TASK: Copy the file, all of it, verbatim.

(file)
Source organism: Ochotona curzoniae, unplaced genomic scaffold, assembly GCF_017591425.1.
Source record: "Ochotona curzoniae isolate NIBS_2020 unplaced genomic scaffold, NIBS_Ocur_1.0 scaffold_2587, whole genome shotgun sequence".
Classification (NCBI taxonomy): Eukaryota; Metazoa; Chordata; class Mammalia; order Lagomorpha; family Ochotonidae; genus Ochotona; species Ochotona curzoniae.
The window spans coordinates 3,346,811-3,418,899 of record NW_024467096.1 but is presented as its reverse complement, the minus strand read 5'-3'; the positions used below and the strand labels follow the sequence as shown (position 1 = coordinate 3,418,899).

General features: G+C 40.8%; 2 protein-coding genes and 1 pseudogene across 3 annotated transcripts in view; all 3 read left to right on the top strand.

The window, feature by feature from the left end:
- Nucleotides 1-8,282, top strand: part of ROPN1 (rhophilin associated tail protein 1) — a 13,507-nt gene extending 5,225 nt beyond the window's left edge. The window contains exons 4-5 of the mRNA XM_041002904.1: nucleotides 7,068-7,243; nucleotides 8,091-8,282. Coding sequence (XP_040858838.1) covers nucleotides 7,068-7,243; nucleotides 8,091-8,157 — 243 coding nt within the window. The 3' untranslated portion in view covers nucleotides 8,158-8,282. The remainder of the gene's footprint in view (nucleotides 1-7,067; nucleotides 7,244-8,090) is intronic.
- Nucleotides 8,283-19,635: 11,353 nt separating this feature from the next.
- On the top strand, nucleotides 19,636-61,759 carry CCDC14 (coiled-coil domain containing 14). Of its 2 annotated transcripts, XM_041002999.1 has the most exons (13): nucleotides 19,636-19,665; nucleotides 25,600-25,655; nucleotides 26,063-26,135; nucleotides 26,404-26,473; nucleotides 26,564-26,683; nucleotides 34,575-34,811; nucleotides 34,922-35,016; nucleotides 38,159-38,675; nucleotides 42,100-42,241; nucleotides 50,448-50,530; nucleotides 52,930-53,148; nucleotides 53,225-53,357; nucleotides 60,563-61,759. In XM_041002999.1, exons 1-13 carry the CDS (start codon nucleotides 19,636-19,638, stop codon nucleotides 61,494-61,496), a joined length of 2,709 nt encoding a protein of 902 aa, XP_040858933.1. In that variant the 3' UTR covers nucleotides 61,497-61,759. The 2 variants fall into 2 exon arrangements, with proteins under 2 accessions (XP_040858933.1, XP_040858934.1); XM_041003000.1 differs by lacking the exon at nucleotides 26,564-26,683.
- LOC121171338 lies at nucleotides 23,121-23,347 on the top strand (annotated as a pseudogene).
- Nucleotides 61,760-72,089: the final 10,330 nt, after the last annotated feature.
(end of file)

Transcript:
Source organism: Ochotona curzoniae, unplaced genomic scaffold, assembly GCF_017591425.1.
Source record: "Ochotona curzoniae isolate NIBS_2020 unplaced genomic scaffold, NIBS_Ocur_1.0 scaffold_2587, whole genome shotgun sequence".
Classification (NCBI taxonomy): Eukaryota; Metazoa; Chordata; class Mammalia; order Lagomorpha; family Ochotonidae; genus Ochotona; species Ochotona curzoniae.
The window spans coordinates 3,346,811-3,418,899 of record NW_024467096.1 but is presented as its reverse complement, the minus strand read 5'-3'; the positions used below and the strand labels follow the sequence as shown (position 1 = coordinate 3,418,899).

General features: G+C 40.8%; 2 protein-coding genes and 1 pseudogene across 3 annotated transcripts in view; all 3 read left to right on the top strand.

The window, feature by feature from the left end:
- Nucleotides 1-8,282, top strand: part of ROPN1 (rhophilin associated tail protein 1) — a 13,507-nt gene extending 5,225 nt beyond the window's left edge. The window contains exons 4-5 of the mRNA XM_041002904.1: nucleotides 7,068-7,243; nucleotides 8,091-8,282. Coding sequence (XP_040858838.1) covers nucleotides 7,068-7,243; nucleotides 8,091-8,157 — 243 coding nt within the window. The 3' untranslated portion in view covers nucleotides 8,158-8,282. The remainder of the gene's footprint in view (nucleotides 1-7,067; nucleotides 7,244-8,090) is intronic.
- Nucleotides 8,283-19,635: 11,353 nt separating this feature from the next.
- On the top strand, nucleotides 19,636-61,759 carry CCDC14 (coiled-coil domain containing 14). Of its 2 annotated transcripts, XM_041002999.1 has the most exons (13): nucleotides 19,636-19,665; nucleotides 25,600-25,655; nucleotides 26,063-26,135; nucleotides 26,404-26,473; nucleotides 26,564-26,683; nucleotides 34,575-34,811; nucleotides 34,922-35,016; nucleotides 38,159-38,675; nucleotides 42,100-42,241; nucleotides 50,448-50,530; nucleotides 52,930-53,148; nucleotides 53,225-53,357; nucleotides 60,563-61,759. In XM_041002999.1, exons 1-13 carry the CDS (start codon nucleotides 19,636-19,638, stop codon nucleotides 61,494-61,496), a joined length of 2,709 nt encoding a protein of 902 aa, XP_040858933.1. In that variant the 3' UTR covers nucleotides 61,497-61,759. The 2 variants fall into 2 exon arrangements, with proteins under 2 accessions (XP_040858933.1, XP_040858934.1); XM_041003000.1 differs by lacking the exon at nucleotides 26,564-26,683.
- LOC121171338 lies at nucleotides 23,121-23,347 on the top strand (annotated as a pseudogene).
- Nucleotides 61,760-72,089: the final 10,330 nt, after the last annotated feature.